May 11, 2006
USATODAYand theCollegiate Readership Program
Dan Vergano
, science correspondent and Web columnist for USA TODAY, earned his BS degree in aerospaceengineering from Penn State University and his MA from George Washington University in science,technology and public policy. He is a Harvard Fellow of the Nieman Foundation for Journalism and has writtenarticles for
New Scientist 
Men’s Health
The Washington Post 
magazine. He serves aschairman for the American Institute of Physics Science Writing Award Committee and was a member ofNAKFI Science Writing Award Committee (2005–2008). Prior to joining USA TODAY, he served as the D.C.correspondent for the
Medical Tribune
; the deputy editor for
Violence Prevention and Personal Safety 
newsletter; a researcher for HealthWeek/NewsweekProductions, PBS and
Science News
; and a policy analystand aerospace engineer at ANSER. Early in his career, he was a clerk for the Food and Drug Administration,a research fellow for the Joint Institute for the Advancement of Flight Sciences, and a science and environ-mental issues writer for New York University.
Joan Biskupic
, USA TODAY’s Supreme Court reporter, earned her undergrad at Marquette and her lawdegree at Georgetown. She is a regular panelist on PBS’s
Washington Week 
and is the author of several legalreference books, including
Congressional Quarterly 
’s two-volume encyclopedia on the Supreme Court (3rd Ed.,1997, with co-author Elder Witt). She is also author of
Sandra Day O’Connor: How the First Woman on theSupreme Court Became Its Most Influential Justice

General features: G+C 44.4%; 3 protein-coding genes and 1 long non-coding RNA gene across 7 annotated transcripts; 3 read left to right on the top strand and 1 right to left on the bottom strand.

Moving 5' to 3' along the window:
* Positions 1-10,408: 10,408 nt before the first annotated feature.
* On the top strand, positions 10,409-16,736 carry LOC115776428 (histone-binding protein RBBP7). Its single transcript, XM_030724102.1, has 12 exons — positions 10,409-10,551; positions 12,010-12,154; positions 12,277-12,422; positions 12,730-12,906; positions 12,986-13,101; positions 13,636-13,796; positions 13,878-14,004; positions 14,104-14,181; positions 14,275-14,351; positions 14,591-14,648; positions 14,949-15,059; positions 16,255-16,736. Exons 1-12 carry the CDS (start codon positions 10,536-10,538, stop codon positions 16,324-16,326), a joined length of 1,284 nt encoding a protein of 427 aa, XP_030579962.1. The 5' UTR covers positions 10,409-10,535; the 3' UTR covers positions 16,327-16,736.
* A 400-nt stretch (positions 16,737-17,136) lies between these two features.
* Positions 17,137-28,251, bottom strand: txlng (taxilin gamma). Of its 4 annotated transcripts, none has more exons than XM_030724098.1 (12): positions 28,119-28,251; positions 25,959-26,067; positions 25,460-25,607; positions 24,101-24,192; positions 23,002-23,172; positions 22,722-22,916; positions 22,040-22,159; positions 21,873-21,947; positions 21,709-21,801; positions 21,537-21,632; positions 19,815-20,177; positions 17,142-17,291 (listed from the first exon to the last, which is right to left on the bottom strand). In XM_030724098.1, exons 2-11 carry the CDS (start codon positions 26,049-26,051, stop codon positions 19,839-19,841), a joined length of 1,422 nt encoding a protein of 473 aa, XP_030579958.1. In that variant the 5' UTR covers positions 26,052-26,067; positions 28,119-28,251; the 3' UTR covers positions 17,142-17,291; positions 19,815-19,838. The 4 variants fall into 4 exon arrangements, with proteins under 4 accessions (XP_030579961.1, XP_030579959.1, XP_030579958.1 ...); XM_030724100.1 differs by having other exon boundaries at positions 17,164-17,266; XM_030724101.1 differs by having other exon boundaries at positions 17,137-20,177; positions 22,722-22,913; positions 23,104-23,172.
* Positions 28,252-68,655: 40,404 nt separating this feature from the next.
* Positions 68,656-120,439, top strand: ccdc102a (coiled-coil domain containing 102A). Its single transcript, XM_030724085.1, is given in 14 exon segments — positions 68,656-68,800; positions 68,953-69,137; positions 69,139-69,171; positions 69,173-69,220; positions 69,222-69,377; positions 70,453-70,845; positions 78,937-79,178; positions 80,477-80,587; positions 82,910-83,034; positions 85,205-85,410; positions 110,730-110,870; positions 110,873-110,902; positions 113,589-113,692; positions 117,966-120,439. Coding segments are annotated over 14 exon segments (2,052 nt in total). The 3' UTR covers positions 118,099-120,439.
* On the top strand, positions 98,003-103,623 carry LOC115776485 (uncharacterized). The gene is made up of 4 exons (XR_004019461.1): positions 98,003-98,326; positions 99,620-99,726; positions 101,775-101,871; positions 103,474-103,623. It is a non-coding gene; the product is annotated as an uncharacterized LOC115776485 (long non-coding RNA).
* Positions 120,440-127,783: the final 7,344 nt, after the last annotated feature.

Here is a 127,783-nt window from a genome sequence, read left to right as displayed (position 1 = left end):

(HarperCollins, 2005) and
The Life and Constitution of Supreme Court Justice Antonin Scalia
Susan Page
, USA TODAY’s Washington bureau chief, earned her BA at Northwestern and her MA fromColumbia, where she was a Pulitzer Fellow. She has been covering American politics and the presidencythrough seven national elections and four presidential administrations. She is a weekly panelist on PBS’s
Eyeon Washington
, often guest-hosts NPR’s
The Diane Rehm Show 
, and regularly appears on CNN, MSNBC, FoxNews and other networks. Her writing has won many national awards, including the Gerald R. Ford Prize forDistinguished Reporting on the Presidency, the Merriman Smith Memorial Award for Deadline Reporting onthe Presidency and the Sigma Delta Chi Award for Washington Correspondence (shared).
USA TODAY: A valuable college course resource
USA TODAY is an influential voice that contributes to and reflects on contemporary discourse in myriadindustries and fields. It can and should contribute to your classroom dialogue.
An influential voice in contemporary discourse
With a multi-year publication timeline, college textbooks, especially within certain fields, are outdated by thetime they are available to your students. USA TODAY is a way to provide your students with the contemporarydiscourse of your field, be it business and marketing, economics, technology, mass communication, thehumanities or any number of other disciplines.USA TODAY’s mission — to “serve as a forum for better understanding and unity to make the USA truly onenation”
— asks the public to become informed and engaged. And because of its wide reach, it is not onlya forum but also an influential voice within the public discourse.
, the leading U.K. advertising trademagazine, ranked USA TODAY as the number two global paper. Noting its high worldwide circulation, itstates that USA TODAY is among “relatively few media that can offer . . . a truly worldwide audience.”
B-to-Be Media Business
magazine named USA TODAY as one of the 25 most influential business and industrypublications.
Wal-Mart CEO Lee Scott says he reads USA TODAY to see what’s going on in the country.Former Morgan Stanley CEO Phil Purcell began to read USA TODAY when he realized he had to “because somany of my customers do.” And FedEx CEO Fred Smith says he reads USA TODAY every day.
Source: Allen H. Neuharth, Founder of USA TODAY, September 15, 1982.
, 27 May 2005
B-to-B Media Business
2006 special report
USATODAYand theCollegiate Readership Program